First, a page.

Q: I'm referring more to the loading of the ammunition or aircraft or whatever.
Bacon: No. No. In fact, the ammunition, I believe, is -- the depleted uranium is shielded by a very thin layer of steel, so there's no direct exposure to it. And the depleted uranium in the armor is part of a sandwich of blocking materials, so it's included in layers and it's not the outside layer.
Q: Two questions. One is, the information package of material that you said was distributed, can we get a copy of those, or are they available on the DefenseLINK?
Bacon: We can certainly get a copy of the U.S. ones. I don't know whether we have the KFOR ones around, but we can certainly get you the type of information that the Army puts out, for instance.
Q: And my second question is, how confident can you be, and how conclusive is the evidence that there is no health effects associated with any exposure to depleted uranium?
Bacon: Well, I think that based on our experience, we're pretty confident of what we've said, which is we have found no direct link.
Q: I mean, is the science very solid? Is the medical -- or is this another case, as we've seen with many of the things relating to Gulf War illnesses, for instance, where we look at the research and we're told that it can't be ruled out, no evidence, but more study is needed. Is this an area where more study is needed?
Bacon: We've done several studies, and -- in the Gulf War context, including reviews of medical literature. There are 33 soldiers who were involved in friendly fire accidents where they were hit by depleted uranium rounds during the Gulf War. They were in vehicles that were hit. Some of them -- about 15 of them have particles of depleted uranium in their bodies -- shrapnel. They are being monitored very carefully. We have not seen any unusual health impact from the radiation from the depleted uranium in their bodies. I mean, obviously, if they were hit with shrapnel, they could have some health consequences from that. But we haven't seen any from the fact that the shrapnel is depleted uranium.
Now this is what's been laid out in -- by the Gulf War people over the years in their studies, and you can get them; they're all on the web site [ http://www.gulflink.osd.mil/du_index.htm ]. The --
Q: Well, could I just repeat my question? I guess what I meant to ask was, is more study needed on this question, or is the scientific verdict in on depleted --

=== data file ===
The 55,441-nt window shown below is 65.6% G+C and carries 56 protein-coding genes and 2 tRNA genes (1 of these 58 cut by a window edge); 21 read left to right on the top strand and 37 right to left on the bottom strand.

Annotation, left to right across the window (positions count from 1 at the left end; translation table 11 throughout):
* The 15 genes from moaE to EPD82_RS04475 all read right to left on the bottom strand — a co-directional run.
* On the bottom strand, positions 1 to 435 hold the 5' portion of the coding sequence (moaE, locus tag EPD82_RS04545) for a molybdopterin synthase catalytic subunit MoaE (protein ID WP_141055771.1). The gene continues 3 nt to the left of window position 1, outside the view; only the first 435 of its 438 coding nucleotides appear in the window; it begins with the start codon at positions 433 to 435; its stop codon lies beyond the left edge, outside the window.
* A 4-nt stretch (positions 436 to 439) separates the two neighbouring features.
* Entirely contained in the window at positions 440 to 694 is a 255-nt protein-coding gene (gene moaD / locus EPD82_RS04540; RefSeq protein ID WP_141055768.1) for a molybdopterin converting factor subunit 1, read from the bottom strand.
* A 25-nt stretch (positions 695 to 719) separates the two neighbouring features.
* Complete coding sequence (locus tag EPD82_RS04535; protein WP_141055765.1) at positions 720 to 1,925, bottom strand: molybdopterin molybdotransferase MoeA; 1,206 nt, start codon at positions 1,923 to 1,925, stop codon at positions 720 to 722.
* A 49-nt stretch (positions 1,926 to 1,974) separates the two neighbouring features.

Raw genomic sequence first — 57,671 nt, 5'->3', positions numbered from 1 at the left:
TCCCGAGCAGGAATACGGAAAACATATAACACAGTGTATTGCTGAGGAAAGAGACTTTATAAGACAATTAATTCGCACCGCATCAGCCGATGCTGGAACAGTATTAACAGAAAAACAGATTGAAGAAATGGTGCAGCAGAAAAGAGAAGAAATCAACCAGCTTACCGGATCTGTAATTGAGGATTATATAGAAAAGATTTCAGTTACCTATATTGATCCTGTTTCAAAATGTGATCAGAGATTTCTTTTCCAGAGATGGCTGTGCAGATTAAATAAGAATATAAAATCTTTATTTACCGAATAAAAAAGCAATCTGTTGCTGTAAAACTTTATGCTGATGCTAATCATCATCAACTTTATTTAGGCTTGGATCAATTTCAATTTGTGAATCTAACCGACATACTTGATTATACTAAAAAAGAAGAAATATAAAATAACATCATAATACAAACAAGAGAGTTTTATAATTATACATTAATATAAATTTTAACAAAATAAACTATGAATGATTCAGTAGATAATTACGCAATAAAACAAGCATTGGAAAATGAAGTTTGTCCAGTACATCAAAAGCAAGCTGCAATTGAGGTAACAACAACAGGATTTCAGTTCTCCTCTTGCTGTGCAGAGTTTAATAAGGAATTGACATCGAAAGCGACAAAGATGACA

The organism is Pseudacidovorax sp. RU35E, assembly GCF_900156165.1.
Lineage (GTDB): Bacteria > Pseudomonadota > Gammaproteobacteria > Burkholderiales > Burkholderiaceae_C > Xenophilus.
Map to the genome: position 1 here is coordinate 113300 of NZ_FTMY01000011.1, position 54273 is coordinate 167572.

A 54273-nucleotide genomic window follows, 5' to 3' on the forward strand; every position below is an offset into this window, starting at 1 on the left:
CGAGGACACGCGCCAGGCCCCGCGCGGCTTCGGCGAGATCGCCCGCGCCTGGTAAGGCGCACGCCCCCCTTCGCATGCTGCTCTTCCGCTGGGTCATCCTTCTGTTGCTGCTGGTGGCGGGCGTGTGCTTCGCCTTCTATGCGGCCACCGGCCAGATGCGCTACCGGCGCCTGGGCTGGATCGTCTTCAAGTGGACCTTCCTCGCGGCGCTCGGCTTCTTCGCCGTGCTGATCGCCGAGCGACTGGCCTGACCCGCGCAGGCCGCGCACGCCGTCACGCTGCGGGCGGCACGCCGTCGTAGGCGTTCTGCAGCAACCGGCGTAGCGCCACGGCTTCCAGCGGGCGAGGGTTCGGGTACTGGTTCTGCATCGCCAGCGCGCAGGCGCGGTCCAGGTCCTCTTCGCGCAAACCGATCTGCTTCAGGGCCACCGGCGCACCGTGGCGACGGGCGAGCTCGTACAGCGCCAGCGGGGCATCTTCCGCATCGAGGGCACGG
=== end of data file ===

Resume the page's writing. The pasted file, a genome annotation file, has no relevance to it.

Bacon: No, I think the lesson of the Gulf War illness studies, starting in 1996, when we changed direction on dealing with Gulf War illness, is that you never exhaust the need for studies. And we are constantly studying these. We have studied depleted uranium for the last 10 years, and we'll continue to study it.
The -- some of the news stories that I have read out of Europe recently link leukemia with depleted uranium. Now the largest external cause of leukemia is cigarette smoke.
So there's a 20 percent contribution from cigarette smoke to leukemia. Radiation has a very, very low contribution to causes of leukemia. Leukemia frequently does not develop quickly. So I think that the first thing that's necessary, if we're dealing with allegations that there is a connection between leukemia and depleted uranium, is an epidemiological study that would determine first if there's an unusually high incidence of leukemia among soldiers who have served in either Bosnia or Kosovo. It could take a long time to produce that study.
But that would be a logical starting point to find out if there is any reason for proceeding further. First of all, a basic epidemiological study. That's something that could be done by European allies, it could be done by us. But it hasn't been done yet. And until people do that basic type of epidemiological work, which involves comparison groups, et cetera, I think it's premature to talk about any link between depleted uranium and leukemia. We have found nothing to link the two in our research.
Q: Ken, if there is no health effect, why would American soldiers handling some of this material be urged to wear masks?